Question: Apart from an excuse for young people, who are as Irish as my wife’s Maltese Shih Tzu dog, to get boozed to the eyeballs, what exactly is St Patrick’s Day?
Answer: It’s the annual feast day that celebrates St Patrick, the most commonly recognised, and best known, of the patron saints of Ireland.
Some St Patrick’s Day trivia, to be sure, to be sure:
- St Patrick (c AD387-493) was born as Maewyn Succat (true) in Britain of wealthy parents. Kidnapped at age 16 by Irish raiders, he was forced to work as a shepherd in Ireland. One night he dreamt that God would lead his escape. He escaped the next day and returned to Britain. There he had another dream that an angel told him that that God wanted him to become a missionary and spread Christianity to Ireland.
- He spent the next 15 years training to become a priest and adopted the name Patrick as his Christian saint name.
- He returned to Ireland in 432AD and spent the next 30 years teaching and preaching, often using the shamrock to illustrate the Holy Trinity of the Father, Son and Holy Spirit.
- After his death the country set aside a day to honour him.
- Originally the colour of St Patrick was blue, Over the years it changed to green because of his use of the shamrock as the symbol of the Holy Trinity and the wearing of a shamrock on his day.
- The song and expression “wearing of the green” refers to the wearing of the shamrock.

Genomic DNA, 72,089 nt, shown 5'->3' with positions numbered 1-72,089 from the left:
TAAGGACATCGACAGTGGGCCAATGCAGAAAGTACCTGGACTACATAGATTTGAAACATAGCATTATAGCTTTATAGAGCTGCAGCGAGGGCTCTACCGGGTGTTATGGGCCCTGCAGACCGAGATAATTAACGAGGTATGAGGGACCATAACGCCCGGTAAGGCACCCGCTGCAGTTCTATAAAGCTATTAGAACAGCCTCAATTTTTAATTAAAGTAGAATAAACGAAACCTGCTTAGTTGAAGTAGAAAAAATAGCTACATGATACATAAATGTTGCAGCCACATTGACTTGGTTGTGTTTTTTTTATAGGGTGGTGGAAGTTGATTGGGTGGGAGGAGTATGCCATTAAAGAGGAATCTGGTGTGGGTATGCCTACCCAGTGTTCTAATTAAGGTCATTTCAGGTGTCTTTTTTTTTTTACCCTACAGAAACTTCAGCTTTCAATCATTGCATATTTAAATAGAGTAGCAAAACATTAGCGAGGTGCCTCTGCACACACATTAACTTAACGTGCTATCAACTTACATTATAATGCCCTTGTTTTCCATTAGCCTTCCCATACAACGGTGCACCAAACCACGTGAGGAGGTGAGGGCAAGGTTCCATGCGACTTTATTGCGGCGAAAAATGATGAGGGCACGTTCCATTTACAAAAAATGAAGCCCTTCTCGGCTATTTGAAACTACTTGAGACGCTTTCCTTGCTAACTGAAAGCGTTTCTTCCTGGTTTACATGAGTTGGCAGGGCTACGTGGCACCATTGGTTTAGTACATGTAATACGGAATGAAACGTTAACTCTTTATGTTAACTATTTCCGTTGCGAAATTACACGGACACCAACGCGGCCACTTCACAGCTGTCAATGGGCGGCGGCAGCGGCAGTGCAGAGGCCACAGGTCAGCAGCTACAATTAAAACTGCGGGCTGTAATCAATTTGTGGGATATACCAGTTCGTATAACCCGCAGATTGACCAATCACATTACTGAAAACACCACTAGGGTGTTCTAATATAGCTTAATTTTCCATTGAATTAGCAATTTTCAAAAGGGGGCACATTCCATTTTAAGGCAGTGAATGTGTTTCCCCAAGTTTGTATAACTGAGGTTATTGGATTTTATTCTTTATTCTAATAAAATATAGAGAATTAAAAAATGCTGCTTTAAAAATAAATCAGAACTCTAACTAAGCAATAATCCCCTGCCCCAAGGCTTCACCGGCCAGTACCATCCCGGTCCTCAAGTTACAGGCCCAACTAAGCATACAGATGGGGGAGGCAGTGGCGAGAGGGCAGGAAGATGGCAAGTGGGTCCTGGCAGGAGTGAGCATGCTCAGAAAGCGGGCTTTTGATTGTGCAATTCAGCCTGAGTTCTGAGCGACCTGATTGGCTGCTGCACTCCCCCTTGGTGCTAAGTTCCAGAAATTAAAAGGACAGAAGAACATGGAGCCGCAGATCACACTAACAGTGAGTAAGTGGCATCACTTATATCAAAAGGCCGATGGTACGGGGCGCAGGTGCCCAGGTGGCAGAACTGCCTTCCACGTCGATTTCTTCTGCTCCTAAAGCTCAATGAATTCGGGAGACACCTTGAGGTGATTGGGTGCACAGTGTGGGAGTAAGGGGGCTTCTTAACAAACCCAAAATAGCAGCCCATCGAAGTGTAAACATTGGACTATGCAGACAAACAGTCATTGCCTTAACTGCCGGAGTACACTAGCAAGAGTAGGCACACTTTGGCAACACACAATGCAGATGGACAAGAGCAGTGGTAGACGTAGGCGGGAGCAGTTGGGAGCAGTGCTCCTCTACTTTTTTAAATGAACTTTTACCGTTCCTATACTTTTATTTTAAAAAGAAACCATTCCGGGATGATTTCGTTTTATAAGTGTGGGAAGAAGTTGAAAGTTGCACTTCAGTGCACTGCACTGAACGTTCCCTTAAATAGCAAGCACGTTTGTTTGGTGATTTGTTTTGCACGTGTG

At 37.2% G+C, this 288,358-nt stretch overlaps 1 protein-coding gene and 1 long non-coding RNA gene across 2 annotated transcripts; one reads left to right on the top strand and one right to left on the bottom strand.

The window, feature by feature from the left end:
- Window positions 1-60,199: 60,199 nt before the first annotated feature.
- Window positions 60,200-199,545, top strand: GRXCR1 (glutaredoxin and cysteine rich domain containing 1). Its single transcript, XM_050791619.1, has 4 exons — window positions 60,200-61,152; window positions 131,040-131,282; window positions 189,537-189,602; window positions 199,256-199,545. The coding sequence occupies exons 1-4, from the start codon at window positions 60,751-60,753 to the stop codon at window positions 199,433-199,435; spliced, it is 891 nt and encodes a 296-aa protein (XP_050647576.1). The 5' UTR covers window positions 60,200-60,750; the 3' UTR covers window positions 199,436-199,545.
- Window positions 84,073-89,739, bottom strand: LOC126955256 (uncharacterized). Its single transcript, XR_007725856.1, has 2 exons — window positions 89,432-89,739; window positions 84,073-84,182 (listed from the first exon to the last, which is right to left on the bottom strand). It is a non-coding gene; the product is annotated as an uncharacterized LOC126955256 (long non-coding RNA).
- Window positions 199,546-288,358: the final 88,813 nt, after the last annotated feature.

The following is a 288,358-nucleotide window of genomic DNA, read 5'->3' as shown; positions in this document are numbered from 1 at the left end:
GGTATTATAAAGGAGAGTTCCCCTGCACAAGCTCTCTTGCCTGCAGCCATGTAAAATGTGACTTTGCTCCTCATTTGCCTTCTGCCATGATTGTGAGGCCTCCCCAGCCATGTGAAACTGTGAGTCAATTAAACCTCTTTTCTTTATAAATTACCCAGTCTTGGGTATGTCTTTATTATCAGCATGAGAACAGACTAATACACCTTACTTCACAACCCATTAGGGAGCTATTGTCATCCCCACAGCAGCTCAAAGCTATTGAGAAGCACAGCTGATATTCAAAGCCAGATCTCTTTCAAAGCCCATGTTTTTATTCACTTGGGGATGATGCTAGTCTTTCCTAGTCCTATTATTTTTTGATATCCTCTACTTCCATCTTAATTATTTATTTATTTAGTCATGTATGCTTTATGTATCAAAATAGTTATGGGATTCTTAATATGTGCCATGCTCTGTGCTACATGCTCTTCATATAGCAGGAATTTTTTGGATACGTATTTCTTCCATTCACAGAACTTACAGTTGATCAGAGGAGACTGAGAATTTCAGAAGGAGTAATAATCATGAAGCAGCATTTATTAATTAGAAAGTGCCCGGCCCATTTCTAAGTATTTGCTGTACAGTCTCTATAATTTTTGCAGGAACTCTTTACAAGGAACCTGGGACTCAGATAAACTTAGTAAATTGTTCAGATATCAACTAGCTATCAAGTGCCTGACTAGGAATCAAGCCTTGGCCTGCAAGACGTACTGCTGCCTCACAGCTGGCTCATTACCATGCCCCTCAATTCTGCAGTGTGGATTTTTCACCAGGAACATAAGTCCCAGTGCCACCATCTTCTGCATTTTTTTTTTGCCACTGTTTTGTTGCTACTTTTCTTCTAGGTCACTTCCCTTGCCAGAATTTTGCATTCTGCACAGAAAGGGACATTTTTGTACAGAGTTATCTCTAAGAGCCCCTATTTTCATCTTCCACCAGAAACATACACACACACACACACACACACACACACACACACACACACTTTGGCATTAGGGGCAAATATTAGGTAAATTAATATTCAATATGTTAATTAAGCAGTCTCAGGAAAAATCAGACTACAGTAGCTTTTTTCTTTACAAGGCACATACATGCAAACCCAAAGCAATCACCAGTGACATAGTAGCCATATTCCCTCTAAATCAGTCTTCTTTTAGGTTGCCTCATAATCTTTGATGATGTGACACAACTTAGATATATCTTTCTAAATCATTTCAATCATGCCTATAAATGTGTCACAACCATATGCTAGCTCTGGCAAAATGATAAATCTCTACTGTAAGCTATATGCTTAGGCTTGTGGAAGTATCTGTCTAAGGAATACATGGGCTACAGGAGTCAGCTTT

- St Patrick’s Day started as a simple feast day to honour St Patrick but grew over the years into a major religious celebration. It didn’t hurt that often the date coincided with Lent, with a reprieve being allowed for the day from the 40 days fasting and abstinence, including allowing the drinking of alcohol, As a result the drinking of ale became a tradition for the day.
- The day became a public holiday in Ireland but pubs had to remain closed because the drinking had gotten out of hand. That law was repealed only in the 1970’s.
- In the mid-1990s the Irish government began a campaign to use Saint Patrick's Day to showcase Ireland and its culture
- There have been comments by Christian leaders in Ireland against the increasing secularisation of St Patrick’s Day. In 2007 one Irish cleric, Father Twomey, stated that "it is time to reclaim St Patrick's Day as a church festival". He questioned the need for "mindless alcohol-fuelled revelry" and concluded that, "it is time to bring the piety and the fun together".